"Earring-wearing Gay wad." "Goddamned Moron." "Ignoramus." "Troll." "Idiot." "Devil's spawn." "A product of cousins breeding with cousins."
And my personal favorite: "Jackass."
In the past 24 hours, this bouquet of compliments has been hurled at me -- all because I want what's best for my favorite baseball team, the Texas Rangers.
Colby Lewis is a good guy. I've interviewed him several times in group settings and he's always been polite, professional and accessible. And last fall he was a great pitcher. As has been erroneously reported in the wake of my Monday blog post about him missing a start to attend the birth of his second child, I have nothing against him personally, nor did I "attack" him.
I merely disagree with him missing a start. Again, here's why:
Because, honestly, I don't care if Lewis is a good dad. If I wanted to root for a team of great role models, I'd renew my season tickets to watch the deacons at my Sunday church. I want -- always have, always will -- the Rangers to win.
And Lewis helps that cause not by being a good parent, but rather a good pitcher.
Got lots of publicity for this opinion. I'll even make an appearance tonight on Inside Edition. From The Sporting News to Huffington Post to CBS, which got my name wrong and called my blog item a "column," plenty of people and pundits are calling me out. As Greg Williams, my radio partner on KRLD-FM 105.3 The Fan says, "It ain't a real popular stance."
One writer concluded that I "was apparently dumped by his step-son's mother" (nope). Another urged people to "take a look at the guy. He's obviously clueless." (Got me on that one.) All in all, more or less everyone -- SB Nation's Rob Neyer is a notable exception -- agrees that I should instead be praising Lewis for his family-first priorities.
Wrote one emailer: "You owe all of America an apology."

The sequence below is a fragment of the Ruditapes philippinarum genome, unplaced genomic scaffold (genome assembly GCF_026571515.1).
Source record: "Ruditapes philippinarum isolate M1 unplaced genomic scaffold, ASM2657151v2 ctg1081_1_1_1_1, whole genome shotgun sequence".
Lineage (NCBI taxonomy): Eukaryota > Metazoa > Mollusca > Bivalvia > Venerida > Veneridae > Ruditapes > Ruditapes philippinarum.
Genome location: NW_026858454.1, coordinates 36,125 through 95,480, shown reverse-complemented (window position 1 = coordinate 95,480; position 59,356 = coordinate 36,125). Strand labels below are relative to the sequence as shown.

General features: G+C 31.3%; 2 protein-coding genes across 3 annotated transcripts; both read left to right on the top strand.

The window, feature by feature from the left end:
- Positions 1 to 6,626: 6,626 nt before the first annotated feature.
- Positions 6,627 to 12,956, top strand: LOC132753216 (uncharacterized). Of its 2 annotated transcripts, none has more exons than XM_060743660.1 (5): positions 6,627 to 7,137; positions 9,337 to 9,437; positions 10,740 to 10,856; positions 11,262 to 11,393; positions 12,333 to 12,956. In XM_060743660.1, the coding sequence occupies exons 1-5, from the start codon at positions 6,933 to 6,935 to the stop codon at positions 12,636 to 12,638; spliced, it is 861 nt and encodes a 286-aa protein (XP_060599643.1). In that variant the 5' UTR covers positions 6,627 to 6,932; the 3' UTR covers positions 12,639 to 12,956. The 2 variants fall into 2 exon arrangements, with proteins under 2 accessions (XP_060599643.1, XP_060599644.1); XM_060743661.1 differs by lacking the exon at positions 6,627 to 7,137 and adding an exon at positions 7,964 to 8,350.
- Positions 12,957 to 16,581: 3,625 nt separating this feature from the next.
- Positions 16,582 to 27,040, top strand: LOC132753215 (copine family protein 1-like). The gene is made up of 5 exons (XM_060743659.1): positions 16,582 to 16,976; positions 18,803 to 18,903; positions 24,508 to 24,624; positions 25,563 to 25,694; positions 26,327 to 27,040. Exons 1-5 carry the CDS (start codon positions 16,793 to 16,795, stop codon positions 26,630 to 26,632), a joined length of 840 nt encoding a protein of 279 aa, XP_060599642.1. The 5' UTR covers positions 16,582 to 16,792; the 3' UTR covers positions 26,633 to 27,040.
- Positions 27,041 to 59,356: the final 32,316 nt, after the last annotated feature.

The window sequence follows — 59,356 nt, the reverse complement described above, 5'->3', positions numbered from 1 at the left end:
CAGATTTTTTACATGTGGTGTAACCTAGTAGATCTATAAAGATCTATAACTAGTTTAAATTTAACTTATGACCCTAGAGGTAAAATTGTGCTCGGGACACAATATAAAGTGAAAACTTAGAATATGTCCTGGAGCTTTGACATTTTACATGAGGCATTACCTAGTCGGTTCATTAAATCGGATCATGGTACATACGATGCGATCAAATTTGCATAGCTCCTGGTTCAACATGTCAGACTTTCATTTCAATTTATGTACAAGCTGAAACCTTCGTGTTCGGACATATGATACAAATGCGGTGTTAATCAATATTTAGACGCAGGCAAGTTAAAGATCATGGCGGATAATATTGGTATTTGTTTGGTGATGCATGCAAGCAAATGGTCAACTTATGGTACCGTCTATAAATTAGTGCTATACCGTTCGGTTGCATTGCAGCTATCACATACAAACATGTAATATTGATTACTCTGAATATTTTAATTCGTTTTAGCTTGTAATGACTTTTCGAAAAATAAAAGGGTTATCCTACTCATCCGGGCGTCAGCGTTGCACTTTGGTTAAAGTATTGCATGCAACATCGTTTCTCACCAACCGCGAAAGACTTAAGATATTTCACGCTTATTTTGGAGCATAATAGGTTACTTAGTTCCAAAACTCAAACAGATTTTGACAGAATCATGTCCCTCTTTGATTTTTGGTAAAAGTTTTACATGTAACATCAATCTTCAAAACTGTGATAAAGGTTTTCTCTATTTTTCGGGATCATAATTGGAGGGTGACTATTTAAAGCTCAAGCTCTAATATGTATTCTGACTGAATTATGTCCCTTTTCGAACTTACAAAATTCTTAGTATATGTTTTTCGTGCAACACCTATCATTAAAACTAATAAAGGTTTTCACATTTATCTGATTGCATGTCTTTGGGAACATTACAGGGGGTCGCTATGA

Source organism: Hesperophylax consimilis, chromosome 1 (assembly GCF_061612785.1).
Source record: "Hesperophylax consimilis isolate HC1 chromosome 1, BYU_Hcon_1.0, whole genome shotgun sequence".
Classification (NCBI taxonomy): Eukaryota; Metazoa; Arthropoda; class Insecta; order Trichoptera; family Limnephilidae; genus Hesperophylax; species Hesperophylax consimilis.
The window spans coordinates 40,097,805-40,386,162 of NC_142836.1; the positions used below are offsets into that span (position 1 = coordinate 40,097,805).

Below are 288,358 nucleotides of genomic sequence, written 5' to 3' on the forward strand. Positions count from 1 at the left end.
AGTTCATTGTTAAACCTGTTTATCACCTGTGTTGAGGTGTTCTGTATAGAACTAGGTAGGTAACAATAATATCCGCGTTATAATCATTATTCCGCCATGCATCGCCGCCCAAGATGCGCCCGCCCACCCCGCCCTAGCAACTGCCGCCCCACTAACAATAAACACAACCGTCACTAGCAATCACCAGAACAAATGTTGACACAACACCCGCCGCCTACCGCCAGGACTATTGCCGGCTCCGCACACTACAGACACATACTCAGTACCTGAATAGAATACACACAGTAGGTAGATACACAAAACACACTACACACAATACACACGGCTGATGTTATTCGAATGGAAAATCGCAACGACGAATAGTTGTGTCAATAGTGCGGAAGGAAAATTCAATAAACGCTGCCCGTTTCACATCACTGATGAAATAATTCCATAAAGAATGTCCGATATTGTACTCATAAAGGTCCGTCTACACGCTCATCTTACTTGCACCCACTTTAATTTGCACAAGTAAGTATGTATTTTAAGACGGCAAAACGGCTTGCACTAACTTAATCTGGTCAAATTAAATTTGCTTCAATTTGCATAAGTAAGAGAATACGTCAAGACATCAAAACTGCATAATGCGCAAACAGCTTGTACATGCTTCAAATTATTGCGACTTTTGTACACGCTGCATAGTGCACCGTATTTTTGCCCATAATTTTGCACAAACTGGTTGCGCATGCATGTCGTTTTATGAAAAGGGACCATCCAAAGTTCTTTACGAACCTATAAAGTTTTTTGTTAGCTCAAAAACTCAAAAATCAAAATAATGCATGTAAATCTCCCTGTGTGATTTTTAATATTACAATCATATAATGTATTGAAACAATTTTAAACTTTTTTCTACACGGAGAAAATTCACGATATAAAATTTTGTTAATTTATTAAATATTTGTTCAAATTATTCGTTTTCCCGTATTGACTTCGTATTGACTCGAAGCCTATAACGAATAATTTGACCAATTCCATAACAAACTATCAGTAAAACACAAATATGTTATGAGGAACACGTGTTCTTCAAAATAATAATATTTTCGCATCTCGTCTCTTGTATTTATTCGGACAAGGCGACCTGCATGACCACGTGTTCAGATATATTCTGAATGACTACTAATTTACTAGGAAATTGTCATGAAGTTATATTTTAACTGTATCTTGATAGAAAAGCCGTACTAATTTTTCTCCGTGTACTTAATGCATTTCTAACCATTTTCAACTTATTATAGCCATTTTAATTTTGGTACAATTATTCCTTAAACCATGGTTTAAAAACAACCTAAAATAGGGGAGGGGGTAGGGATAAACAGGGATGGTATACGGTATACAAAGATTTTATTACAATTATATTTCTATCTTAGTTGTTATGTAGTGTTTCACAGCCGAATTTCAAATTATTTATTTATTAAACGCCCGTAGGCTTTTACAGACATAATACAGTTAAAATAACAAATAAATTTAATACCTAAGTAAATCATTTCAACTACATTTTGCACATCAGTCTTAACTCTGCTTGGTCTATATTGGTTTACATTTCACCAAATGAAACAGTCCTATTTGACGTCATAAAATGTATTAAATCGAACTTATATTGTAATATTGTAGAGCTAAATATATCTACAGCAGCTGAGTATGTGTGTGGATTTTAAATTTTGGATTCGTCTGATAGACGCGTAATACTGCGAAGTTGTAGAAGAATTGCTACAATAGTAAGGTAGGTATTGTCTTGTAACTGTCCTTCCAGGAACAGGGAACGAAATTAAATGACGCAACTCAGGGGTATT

It's easy to say "it's only April" when I compare Lewis' decision to that of Memphis Grizzlies forward Shane Battier, who played last Sunday in an NBA playoff game while his wife gave birth. But -- this is cliche, but if you do the math you'll find that it's quite true -- games in April count just as much as games in September. And if the Rangers lose the AL West by one game -- and if it can be reasonably concluded that Lewis missing that start contributed to them missing the playoffs -- I'll be pissed. I just will. The fact that he has bedside photos of the birth with his new daughter will be of zero comfort to the Rangers fan steaming inside me.
If he did miss a start in the last week of the season, plenty of people would still praise him for being a family man -- but plenty others would say he should have pitched. And if he skipped Game 7 of the World Series, the Family Man set would all but disappear, at least among sports fans. Then why is it different in April, when it could be a game that prevents the Rangers from having a chance to get to the World Series?
As a talented baseball player, Lewis gets paid handsomely and then some for his sacrifices. He'll miss Memorial Day picnics and July 4th fireworks and Labor Days at the lake, but his children will be set for life financially. I understand the Lewis family attempted to schedule their pregnancy in the off-season, but nature dictated otherwise. That'll happen. But, still, as a Rangers fan, I happen to think he should be at work when his shift starts.
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As for me, I'm a big boy with thick skin. I appreciate the healthy dialogue and I'll absorb the criticism. As a guy who has endured the family pain of a miscarriage and as a long-time youth sports coach who loves kids, I'll be just fine.
I won't, however, apologize for disagreeing with this email:
"What if your team finishes one game short of the playoffs? Was it really worth it? In a word, yes. Good for Mr. Lewis for having his priorities right."
They may be his priorities, and they may be the priorities of seemingly every other human at the moment. But as a Rangers fan, I just can't say they're mine.